• It happens with the mutual understanding between the Drawer and the Drawee.
  • To encourage Retiring of the bill, the holder allows some discount called Rebate on the bill amount from the date of retiring the bill to the maturity.
(B) Renewal of a Bill
  • When the holder of a bill is not in a position to meet the bill on its due date, Drawee approaches the Drawer with a request of extension of time for payment.
  • If Drawer agrees, the old bill is canceled and a fresh bill with the new terms of payment is drawn and duly accepted and delivered. This is called Renewal of the Bill.

Important Points Regarding Due Date or Date of Maturity

Q.1 Briefly Explain the Following Situations Related to Due Date of a Bill.

(a) When the Period of Bill is Given in Months

(B) When the Period of Bill is Given in Days

(C) When Maturity Date Falls on a Public Holiday

(D) When the Maturity Date Has Been Declared as Emergency Holiday

Answer:
(a) When the Period of Bill is Given in Months
  • In this case, the maturity date is calculated according to calendar months.
  • Ignoring the number of days in a month.
  • 3 days of the Grace period are added.

For example: – if a bill dated 4th May, 2017is payable 3 months after date:-

= Then the maturity date will be 4th August 2017 + 3 Days of Grace = 7 August 2017.

(B) When the Period of Bill is Given in Days
  • The maturity date will be calculated in days,
  • This excludes the date of transaction but includes the date of payment.
  • 3 days of the Grace period are added in this case also.
  • For example: -if a bill dated 5th June 2017 is payable after 65 days, then the maturity date will be:-

=25 Days of June + 31 Days of July + 9 Days of August + 3 Days of Grace=12th August 2017

(C) When Maturity Date Falls on a National Holiday
  • If the due date of the bill is on the national holiday,
  • Then the maturity day of the bill shall be the preceding business day.
  • Example:-If due date of the bill falls on 26th January (Republic Day), then its due date will be 25th January.
  • If the due date is 15th August (Independence Day), then the due date will be 14th August.
(D) When the Maturity Date Has Been Declared as Emergency Holiday
  • If the due date of the bill is declared as an emergency holiday,
  • Then the due date of the bill shall be after 1 day from the date of maturity.
  • Example:- if the due date of a bill is 25th July and it is declared as an emergency holiday, then the due date will be 26th July.
Q.2 What Do You Mean by the Following Terms-

(a) Maturity Date in Case of ‘bill at Sight’ or ‘instrument Payable on Demand’.

(B) Maturity Date in Case of ‘bill After Date’.

(C) Maturity Date in Case of ‘bill After Sight’.

Answer:
(a) Maturity Date in Case of ‘bill at Sight’ or ‘instrument Payable on Demand’.
  • The bill at sight becomes due for payment as soon as, it is presented for payment.
  • In case of ‘Instrument payable on demand’, No time for payment is mentioned.
  • Such Bills are not entitled to the Days of Grace. `
(B) Maturity Date in Case of ‘bill After Date’.
  • In the case of ‘Bill after date,’ the time for payment is mentioned.
  • Three Days of Grace is allowed on such a bill.
(C) Maturity Date in Case of ‘bill After Sight’.
  • In case of ‘Bill after Sight, payable at a fixed period ‘after sight’, and
  • the period begins from the date of accepting the bill.
  • Three Days of Grace is allowed on such a bill.

Accounting Treatment of Bill of Exchange or Promissory Note

Q.1 What Are the Options Available to the Holder of the Bill?
Answer:
The Holder of the Bill Can Use It in Either of the Following Ways
  1. Bill can be Retained till the date of Maturity
  2. Bill can be discounted with the bank
  3. Bill can be Endorsed or Negotiated in favour of Creditor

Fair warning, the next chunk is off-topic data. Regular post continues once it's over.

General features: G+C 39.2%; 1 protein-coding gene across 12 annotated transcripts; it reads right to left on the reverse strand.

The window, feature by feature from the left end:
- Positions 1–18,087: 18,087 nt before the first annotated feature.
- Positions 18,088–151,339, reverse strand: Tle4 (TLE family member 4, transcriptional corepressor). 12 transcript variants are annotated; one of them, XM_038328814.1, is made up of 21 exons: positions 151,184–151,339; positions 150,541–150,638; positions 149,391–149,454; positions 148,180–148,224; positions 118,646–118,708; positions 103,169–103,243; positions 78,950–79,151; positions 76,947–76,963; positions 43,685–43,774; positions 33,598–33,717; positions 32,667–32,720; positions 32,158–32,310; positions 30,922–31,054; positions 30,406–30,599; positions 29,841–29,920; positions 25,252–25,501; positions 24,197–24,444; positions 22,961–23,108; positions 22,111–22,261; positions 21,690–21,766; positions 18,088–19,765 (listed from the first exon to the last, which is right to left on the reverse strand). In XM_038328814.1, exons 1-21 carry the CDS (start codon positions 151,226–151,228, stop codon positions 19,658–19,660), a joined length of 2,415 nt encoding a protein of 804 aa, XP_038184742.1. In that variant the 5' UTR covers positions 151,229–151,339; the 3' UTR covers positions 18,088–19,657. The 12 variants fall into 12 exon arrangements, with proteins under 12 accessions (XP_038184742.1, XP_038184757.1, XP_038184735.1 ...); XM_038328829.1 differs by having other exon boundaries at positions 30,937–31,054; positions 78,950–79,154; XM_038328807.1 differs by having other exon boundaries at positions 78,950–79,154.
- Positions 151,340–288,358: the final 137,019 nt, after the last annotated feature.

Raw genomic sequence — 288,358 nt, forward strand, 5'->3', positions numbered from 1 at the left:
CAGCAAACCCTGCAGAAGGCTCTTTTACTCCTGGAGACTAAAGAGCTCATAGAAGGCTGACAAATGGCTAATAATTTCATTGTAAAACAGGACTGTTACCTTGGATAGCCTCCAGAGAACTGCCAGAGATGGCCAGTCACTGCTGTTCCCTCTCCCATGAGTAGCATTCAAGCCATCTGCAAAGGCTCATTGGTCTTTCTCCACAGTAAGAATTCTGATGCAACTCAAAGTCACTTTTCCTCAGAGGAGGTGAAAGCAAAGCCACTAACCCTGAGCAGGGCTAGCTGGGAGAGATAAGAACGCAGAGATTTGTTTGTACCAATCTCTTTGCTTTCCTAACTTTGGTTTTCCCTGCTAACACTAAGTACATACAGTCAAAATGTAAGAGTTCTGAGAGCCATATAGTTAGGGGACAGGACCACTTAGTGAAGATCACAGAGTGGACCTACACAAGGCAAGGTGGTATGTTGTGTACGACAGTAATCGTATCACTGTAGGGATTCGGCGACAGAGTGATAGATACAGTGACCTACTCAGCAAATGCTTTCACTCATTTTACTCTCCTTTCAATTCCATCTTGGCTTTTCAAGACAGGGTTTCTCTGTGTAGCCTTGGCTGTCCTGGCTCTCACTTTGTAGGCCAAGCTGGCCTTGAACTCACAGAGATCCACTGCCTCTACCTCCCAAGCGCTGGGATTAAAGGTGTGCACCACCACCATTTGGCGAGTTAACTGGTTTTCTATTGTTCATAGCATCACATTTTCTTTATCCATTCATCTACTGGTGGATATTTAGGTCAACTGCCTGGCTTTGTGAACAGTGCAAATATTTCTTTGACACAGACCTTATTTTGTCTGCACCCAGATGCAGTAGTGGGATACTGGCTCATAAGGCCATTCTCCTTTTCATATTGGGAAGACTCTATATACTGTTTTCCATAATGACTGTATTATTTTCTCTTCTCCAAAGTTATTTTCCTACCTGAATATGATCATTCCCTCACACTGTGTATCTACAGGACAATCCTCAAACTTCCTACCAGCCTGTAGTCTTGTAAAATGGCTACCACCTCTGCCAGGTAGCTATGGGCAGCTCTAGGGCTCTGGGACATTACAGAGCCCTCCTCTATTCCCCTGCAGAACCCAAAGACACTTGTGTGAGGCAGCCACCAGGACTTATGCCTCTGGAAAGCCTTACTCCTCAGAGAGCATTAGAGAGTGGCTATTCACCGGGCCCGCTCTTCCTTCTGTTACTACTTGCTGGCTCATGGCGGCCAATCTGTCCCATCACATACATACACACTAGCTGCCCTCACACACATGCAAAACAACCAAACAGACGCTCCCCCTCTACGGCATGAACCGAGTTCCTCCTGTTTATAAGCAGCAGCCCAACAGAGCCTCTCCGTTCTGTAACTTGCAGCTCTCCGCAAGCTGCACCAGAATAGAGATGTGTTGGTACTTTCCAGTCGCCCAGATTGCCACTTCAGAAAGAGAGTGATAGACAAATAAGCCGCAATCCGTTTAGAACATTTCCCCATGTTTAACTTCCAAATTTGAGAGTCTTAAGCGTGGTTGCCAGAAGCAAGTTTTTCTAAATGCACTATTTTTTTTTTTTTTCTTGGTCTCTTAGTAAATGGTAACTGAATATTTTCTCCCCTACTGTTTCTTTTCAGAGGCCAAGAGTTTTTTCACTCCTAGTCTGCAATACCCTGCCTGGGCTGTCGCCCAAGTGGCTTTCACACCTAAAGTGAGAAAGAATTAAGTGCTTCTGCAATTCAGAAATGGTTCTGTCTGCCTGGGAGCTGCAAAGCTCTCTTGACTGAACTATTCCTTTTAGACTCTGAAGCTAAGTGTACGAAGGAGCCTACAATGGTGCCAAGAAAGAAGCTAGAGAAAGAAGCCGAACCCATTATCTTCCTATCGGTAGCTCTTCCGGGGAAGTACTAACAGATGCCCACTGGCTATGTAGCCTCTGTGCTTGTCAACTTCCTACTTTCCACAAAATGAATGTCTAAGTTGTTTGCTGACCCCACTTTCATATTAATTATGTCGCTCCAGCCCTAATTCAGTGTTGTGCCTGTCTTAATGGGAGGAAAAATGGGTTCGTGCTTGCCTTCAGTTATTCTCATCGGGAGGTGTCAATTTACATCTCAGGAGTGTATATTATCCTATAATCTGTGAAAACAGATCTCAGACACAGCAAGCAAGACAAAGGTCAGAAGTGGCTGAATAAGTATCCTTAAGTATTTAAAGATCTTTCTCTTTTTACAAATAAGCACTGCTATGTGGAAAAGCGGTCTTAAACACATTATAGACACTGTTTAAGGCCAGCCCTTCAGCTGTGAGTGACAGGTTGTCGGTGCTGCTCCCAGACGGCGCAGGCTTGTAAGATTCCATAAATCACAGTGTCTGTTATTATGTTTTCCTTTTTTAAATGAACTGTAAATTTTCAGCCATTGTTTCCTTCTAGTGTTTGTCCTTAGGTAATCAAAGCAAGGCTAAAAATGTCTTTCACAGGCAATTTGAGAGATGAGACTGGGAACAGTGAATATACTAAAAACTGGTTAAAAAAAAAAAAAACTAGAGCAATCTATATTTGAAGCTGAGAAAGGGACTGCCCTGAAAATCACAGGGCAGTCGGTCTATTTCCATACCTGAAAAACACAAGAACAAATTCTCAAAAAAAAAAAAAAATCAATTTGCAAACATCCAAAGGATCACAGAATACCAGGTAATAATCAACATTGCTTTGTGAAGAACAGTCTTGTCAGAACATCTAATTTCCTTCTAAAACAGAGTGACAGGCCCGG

4. Bill can be sent to Bank for collection
Q.2 What Do You Mean by Bills Receivable and Bills Payable?
Answer:
(a) Bills Receivable or B/R
  • For the person who draws the bill of exchange and is entitled to receive its payment is known as Bill Receivable.
  • The drawer of the bill will show B/R on the assets side of the Balance Sheet.
(B) Bills Payable or B/P
  • For the person who accepts the bill, and is liable to make its payment, is known as Bills Payable.
  • The Drawee of the bill will show B/P on the liabilities side of the Balance Sheet.

When Bill Is Discounted With the Bank

Q.1 When Bill is Discounted With the Bank. Give the Necessary Journal Entries in the Books of Drawer and Drawee.
Answer:

  • Discounting of the bill means encashing the bill before the date of its maturity.
  • Bank charges an amount (Discounting charges) from the bill amount.

Renewal of Bill

Q.1 What Do You Mean by Renewal of a Bill?
Answer:
Renewal of Bill
  • When the acceptor is not in his capacity to pay his bill on the due date.
  • He may request the drawer of the bill to cancel the original bill and draw a new Bill in place of the old Bill.
  • If drawer agrees and a new bill is drawn, it is known as Renewal of a Bill.

Dishonour of a Bill

Q.1 What Do You Mean by Dishonour of Bill?
Answer:
Dishonour of a Bill
  • A bill is said to be dishonoured when the drawee fails to make the payment on the date of maturity.
  • The bill may get dishonoured when the drawee does not have sufficient funds to pay the bill or he becomes insolvent.
  • In this situation, the liability of the acceptor is restored.

Accommodation Bill

Q.1 Explain the Concept of Accommodation Bill.
Answer:
Accommodation Bill
  • Accommodation bill is drawn and accepted for the purpose of mutual help.
  • It is accepted by the drawee to accommodate the drawer.
  • Hence, the drawee is called the ‘Accommodating Party’ and the drawer is called the ‘Accommodation Party’.
  • Accounting entries are made for accommodation bills in the same manner as for other bills.
Q.2 Distinguish Between an Accommodation Bill and a Trade Bill.
Answer:
Basis Trade Bills Accommodation Bills
Objectives These bills are drawn to facilitate the trade transactions of sale and purchases of goods. These bills are drawn to help someone in need of financial assistance.
Consideration There is a definite consideration for which the bill is accepted. These bills are drawn without consideration.
Extension of Credit Trade bills are a form of credit extension. These bills are not a form of credit extension.
Proceeds When trade bills are discounted, the proceeds remain with the holder. When these bills are discounted, the proceeds may be shared by two parties in an agreed ratio.
Recovery If trade bills are dishonoured, the amount may be recovered easily through the court. In case of dishonour of these bills, the drawer cannot file a suit against the drawee.